Aviation industry experts say that China’s failure to build high performance jet engines for its fighters is one of the major reasons for its desire to buy the Su-35 in a deal that will be worth at least $1.5 billion.
“Engines continue to be the Achilles heel of the Chinese aerospace industry,” said Johnson, the Jane’s correspondent.
The new Russian fighter has more advanced and powerful engines than the Su-27, which give it enhanced performance and maneuverability, experts say.
Some analysts suggest Chinese technicians want to adapt the Su-35 engine technology for use in the two stealth fighters now under development for the PLA.
But this time around, the Russian defense industry appears more confident that it can protect its intellectual property.
“It is understood that the Chinese will try to steal or copy any system they are given access to,” said Kashin. “But, the amount of time they will need to do that might be very significant.”
Kashin said one reason for China’s earlier success in copying Russian weapons was that hardware, design data and technical experts remained in countries like Ukraine and Belarus after the collapse of the Soviet Union.
China was able to gain access to this knowhow while it reverse engineered the Su-27 and Su-33, a version of the Su-27 built for aircraft carrier operations.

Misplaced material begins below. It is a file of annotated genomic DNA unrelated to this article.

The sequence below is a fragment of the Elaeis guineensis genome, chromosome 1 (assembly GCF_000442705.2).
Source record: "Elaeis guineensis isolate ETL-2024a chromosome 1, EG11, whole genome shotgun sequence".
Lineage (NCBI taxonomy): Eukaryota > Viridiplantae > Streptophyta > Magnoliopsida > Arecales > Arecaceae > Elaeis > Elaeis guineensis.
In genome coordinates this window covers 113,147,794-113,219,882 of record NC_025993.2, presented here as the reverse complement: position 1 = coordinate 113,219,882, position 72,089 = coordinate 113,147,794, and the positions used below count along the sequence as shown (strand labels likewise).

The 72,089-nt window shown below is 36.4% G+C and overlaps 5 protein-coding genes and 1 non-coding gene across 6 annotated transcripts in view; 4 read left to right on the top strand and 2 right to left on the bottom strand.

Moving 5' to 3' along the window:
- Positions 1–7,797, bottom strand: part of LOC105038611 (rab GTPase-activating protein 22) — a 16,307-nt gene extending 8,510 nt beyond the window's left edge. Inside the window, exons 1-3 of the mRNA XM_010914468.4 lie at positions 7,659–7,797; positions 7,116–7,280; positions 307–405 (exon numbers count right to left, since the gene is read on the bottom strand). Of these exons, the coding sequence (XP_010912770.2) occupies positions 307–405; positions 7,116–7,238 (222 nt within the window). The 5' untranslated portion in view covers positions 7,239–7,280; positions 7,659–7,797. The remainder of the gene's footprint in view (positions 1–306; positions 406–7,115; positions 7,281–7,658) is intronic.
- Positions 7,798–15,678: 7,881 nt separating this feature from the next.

“The new Russian systems cannot be found in the Ukraine or Belarus,” Kashin said.
The prospective order for Amur-class submarines, estimated to be worth about $2 billion, also suggests that the PLA navy is dissatisfied with the latest versions of its home-grown Song andYuan class conventional submarines.
Submarines are a top priority for the PLA as it attempts to build a force capable of dominating China’s offshore waters and deterring the US military from intervening in regional conflicts, analysts say.
Submarines would also be crucial in any territorial clash with Japan, which has a powerful navy and advanced anti-submarine warfare capability.
The PLA navy now has a fleet of more than 60, mostly conventional submarines, according to the International Institute for Strategic Studies.
Most Western analysts believe the most capable vessels in this fleet are 12, Russian-made Kilo class submarines delivered from the late 1990s.
The Amur class is regarded as a significant improvement on the Kilo class with improved stealth, batteries and weapons.